Greg Bottrill, author of “Can I Go Play Now?”, explores the power of sharing a love of books with very young children, sparking a life-long passion for reading and knowledge.
Whenever I order a curry, whether it be sit-down or takeaway, I always, always order the same five things: poppadoms, pickle tray, prawn jalfrezi, pilau rice and a garlic naan.
I have ordered this combination since 1996 and I have never deviated. To do so would just feel wrong somehow, and I guess it’s also a way of avoiding the potential regret of trying something new and not liking it. It also makes it really easy when ordering, as I never forget what I want!
This clinging to the known and returning to the comfort of the familiar can also be something we bring to our choice of books that we share with children. I know in my own teaching, I drew to a canon of books, often those that I recalled enjoying from my own childhood, the pages from which, as I sat and book-snuggled with my mum on the sofa, a wonderful myriad of story and imagination tumbled.
I love the quirkiness of every Pat Hutchins tale, the brilliantly bonkers ‘The Giant Jam Sandwich’ and even the very early phonics books I grew up ‘The Village With Three Corners’. If you’re of a certain age, you’ll remember them, and I have acquired several of the titles over the years as they still hold real magic for me.
The word ‘love’ is vital when we share texts with children. I like to think that books open up a door to a magical world and that if we are truly to give reading as a gift to children – which, as an aside, all learning should be – then we need to show them just how much we live in and breathe the ether of that very world.
Not only does this require us to bring the book to life through our voice and our eyes, that I hope twinkle with the joy we are sharing; we also need to show young children through how we treat the book itself, making the physical pages a part of the whole experience.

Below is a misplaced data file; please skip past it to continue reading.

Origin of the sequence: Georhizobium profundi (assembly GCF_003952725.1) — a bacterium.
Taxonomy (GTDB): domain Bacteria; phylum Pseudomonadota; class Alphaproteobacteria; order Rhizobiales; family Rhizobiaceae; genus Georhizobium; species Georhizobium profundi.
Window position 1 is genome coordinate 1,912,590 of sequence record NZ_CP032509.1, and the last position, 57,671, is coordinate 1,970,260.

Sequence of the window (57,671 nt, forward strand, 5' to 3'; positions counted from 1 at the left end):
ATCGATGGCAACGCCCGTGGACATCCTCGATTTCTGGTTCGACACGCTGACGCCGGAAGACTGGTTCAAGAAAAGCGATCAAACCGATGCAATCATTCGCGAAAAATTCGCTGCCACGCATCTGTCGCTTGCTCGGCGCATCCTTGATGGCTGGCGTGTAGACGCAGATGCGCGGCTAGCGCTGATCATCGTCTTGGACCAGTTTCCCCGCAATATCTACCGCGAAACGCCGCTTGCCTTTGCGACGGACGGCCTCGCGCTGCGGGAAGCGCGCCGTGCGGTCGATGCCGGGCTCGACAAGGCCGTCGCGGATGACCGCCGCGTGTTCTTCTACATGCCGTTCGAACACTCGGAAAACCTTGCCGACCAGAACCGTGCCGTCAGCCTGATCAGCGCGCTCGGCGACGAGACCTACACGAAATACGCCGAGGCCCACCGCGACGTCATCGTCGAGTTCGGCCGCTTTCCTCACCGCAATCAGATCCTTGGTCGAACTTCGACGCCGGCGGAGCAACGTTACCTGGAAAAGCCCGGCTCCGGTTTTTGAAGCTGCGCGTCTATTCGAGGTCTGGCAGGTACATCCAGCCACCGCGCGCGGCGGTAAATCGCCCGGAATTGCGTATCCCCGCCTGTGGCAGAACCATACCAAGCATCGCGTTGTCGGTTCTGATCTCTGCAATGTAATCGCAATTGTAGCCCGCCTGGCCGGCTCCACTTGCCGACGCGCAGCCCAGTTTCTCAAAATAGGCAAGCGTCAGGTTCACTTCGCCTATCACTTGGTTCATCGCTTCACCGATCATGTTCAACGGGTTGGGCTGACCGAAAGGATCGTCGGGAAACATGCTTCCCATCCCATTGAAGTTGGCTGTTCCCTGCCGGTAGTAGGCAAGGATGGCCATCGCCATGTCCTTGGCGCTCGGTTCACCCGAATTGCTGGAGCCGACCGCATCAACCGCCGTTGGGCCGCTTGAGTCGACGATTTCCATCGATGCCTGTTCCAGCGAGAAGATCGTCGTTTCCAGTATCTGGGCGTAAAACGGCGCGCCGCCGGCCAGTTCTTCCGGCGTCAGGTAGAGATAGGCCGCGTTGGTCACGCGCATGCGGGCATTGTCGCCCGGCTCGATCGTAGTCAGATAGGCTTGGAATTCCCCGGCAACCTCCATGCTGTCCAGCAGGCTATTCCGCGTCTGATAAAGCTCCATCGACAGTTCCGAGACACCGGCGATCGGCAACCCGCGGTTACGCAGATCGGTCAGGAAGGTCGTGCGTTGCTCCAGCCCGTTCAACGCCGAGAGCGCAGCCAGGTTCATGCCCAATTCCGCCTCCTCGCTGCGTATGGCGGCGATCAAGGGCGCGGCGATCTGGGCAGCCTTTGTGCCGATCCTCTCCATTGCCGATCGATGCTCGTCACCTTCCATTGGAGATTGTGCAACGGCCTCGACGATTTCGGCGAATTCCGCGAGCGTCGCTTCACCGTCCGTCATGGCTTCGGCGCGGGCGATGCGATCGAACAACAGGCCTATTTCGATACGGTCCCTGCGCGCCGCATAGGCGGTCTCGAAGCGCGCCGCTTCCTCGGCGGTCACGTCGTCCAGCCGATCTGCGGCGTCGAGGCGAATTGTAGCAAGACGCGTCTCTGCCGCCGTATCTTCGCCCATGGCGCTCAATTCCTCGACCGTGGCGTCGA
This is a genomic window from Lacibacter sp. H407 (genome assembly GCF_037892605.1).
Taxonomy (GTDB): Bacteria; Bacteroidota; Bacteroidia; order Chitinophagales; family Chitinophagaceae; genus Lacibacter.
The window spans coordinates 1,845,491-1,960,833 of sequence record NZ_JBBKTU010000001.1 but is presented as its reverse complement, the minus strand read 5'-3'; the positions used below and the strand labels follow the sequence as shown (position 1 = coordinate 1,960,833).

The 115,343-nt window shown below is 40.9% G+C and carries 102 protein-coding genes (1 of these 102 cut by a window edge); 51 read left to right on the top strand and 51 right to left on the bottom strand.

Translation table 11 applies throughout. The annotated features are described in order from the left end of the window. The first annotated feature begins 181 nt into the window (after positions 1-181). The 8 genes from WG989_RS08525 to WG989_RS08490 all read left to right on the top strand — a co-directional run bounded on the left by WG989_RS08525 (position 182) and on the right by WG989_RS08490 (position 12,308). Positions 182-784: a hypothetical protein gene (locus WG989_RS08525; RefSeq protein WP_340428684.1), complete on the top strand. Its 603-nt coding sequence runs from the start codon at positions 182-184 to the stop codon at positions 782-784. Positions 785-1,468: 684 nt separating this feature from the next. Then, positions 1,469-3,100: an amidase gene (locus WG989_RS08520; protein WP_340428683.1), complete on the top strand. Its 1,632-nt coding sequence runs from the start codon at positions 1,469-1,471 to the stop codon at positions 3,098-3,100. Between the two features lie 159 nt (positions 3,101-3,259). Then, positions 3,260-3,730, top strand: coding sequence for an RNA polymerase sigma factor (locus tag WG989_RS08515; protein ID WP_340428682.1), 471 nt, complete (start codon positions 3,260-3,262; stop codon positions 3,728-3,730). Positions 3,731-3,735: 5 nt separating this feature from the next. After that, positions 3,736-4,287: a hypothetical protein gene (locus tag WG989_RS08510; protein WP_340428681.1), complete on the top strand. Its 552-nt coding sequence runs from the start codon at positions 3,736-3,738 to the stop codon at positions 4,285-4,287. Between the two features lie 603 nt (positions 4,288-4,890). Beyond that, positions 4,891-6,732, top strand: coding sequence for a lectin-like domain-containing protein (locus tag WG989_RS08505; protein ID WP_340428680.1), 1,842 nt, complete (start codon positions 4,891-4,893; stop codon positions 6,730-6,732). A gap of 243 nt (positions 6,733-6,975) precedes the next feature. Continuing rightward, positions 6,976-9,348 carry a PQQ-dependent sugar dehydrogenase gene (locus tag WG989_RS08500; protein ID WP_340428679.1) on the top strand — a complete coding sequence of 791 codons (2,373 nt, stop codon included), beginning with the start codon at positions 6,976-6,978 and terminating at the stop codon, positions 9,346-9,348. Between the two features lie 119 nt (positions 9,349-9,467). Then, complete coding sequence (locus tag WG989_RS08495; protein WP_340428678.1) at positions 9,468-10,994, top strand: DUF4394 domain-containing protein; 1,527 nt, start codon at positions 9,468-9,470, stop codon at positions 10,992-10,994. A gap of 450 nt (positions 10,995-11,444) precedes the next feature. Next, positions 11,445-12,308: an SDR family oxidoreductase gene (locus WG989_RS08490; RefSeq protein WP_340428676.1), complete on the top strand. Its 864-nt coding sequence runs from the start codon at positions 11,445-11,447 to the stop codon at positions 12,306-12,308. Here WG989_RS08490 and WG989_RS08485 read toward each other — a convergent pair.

This might involve incorporating the book as a prop as we read, reacting to the tale as it unfolds, building tension, wondering – not woodenly holding the book up and just reading it. I often wonder whether children are that bothered by the whole “Now the title of the book is blah, blah and the author is called blah, blah and the illustrator is blah, blah” – it’s like watching a film where the credits come up at the start of it and dull the audience even before the action begins! We want to show children that books are exciting, that to live without them would be a life not worth living.
And this begins before we’ve even turned a page. It’s called the art of book hugging, literally hugging the book you want to share with children as they come into your school or setting in the morning. We are showing them that a book is something very special, that we love them whilst at the same time, we pique their curiosity, that Great Big Magical Impulse that runs through the DNA of childhood. It can be a simple yet powerful moment to pull children’s attention to the world of story from the second they step across our threshold. It’s also incredibly comforting – try it! I wonder what book you might choose to hug tight?
All of this however comes with a slight addendum. It is equally as important to discover new books to fall in love with and, critically, to make sure that the texts we choose are ones that children see themselves and others in. As a middle aged, middle class, White man, my choice of books can be very narrow no matter how much love I may feel for them. It’s good to fall in love over and over again, not just for Black History Month or Chinese New Year, but across a whole year – there’s a world of books waiting to be hugged after all…
Happy book hugging!!